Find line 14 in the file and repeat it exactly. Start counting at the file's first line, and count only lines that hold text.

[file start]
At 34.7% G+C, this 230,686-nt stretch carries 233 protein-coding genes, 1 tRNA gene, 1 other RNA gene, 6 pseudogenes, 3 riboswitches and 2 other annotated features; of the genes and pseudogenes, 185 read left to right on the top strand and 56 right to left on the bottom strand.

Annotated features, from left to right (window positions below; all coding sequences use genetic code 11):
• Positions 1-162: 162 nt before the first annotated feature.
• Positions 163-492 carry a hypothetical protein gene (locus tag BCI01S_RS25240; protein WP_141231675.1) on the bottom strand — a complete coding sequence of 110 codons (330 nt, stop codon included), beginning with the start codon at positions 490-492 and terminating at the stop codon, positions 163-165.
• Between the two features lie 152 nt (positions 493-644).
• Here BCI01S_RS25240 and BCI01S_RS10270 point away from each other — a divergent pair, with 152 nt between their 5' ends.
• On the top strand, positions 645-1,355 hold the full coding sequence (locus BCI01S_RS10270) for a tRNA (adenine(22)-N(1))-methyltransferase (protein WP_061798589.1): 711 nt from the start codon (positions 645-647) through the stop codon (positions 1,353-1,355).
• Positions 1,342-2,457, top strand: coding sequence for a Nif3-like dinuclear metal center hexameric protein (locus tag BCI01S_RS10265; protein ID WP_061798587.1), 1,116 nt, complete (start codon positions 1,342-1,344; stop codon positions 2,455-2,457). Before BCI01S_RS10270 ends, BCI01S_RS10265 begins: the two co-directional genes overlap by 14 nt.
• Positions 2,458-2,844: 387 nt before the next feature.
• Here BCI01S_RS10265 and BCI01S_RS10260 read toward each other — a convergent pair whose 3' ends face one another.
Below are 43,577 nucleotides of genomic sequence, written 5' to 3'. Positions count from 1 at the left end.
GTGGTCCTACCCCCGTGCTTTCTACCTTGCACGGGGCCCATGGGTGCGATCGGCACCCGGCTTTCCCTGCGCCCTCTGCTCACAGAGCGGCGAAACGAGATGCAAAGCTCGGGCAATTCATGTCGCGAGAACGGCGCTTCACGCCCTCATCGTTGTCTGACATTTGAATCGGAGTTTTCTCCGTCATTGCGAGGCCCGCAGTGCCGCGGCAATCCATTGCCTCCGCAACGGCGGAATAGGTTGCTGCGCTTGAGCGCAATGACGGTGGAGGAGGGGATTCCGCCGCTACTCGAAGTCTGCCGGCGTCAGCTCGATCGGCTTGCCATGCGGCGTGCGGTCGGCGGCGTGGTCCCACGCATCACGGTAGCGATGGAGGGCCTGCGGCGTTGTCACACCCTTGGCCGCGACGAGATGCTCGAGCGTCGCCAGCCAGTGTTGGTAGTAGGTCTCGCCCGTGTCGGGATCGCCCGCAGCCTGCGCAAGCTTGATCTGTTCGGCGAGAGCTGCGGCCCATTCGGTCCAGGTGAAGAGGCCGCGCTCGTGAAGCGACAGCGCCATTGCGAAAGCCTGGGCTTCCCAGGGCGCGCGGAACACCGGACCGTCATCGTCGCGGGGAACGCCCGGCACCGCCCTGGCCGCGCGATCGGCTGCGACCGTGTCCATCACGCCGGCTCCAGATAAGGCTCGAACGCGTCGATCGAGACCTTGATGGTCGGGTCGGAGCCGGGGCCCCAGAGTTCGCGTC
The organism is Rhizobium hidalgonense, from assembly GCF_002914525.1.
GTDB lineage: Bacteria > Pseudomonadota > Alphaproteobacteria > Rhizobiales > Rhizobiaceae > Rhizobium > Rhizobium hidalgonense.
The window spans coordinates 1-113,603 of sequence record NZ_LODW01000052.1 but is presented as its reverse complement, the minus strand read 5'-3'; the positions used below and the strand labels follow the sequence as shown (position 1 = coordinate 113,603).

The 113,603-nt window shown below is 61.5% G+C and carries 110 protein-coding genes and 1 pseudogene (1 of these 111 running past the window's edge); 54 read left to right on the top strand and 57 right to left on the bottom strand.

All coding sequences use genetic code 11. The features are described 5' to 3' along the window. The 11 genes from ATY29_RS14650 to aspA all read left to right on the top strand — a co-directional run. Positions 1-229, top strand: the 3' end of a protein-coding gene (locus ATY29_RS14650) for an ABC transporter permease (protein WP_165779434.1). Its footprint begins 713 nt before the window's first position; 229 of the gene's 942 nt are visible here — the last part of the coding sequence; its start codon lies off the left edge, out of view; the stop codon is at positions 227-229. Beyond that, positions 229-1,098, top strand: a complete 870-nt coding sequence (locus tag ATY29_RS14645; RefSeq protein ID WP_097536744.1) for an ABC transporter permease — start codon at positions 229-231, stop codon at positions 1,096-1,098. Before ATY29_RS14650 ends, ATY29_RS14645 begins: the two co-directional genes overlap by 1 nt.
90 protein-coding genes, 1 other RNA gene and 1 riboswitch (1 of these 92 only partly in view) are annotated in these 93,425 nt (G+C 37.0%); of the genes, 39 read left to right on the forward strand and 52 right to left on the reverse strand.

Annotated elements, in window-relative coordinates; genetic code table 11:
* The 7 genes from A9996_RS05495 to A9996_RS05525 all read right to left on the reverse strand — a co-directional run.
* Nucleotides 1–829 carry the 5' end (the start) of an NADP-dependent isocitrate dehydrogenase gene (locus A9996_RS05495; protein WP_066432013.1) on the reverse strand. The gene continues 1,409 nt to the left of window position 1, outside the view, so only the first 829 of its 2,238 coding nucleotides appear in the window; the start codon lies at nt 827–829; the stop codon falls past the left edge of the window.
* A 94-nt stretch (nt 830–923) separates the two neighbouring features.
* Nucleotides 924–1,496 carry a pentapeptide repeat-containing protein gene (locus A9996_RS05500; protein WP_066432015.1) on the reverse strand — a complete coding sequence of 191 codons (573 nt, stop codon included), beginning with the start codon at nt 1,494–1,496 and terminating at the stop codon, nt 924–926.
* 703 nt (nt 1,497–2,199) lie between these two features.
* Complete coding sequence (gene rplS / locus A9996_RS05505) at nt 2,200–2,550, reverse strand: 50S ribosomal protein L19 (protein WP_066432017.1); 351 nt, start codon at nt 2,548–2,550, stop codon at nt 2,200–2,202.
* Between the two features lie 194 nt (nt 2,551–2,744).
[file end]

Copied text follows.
GTDB lineage: Bacteria > Pseudomonadota > Alphaproteobacteria > Rhizobiales > Rhizobiaceae > Rhizobium > Rhizobium hidalgonense.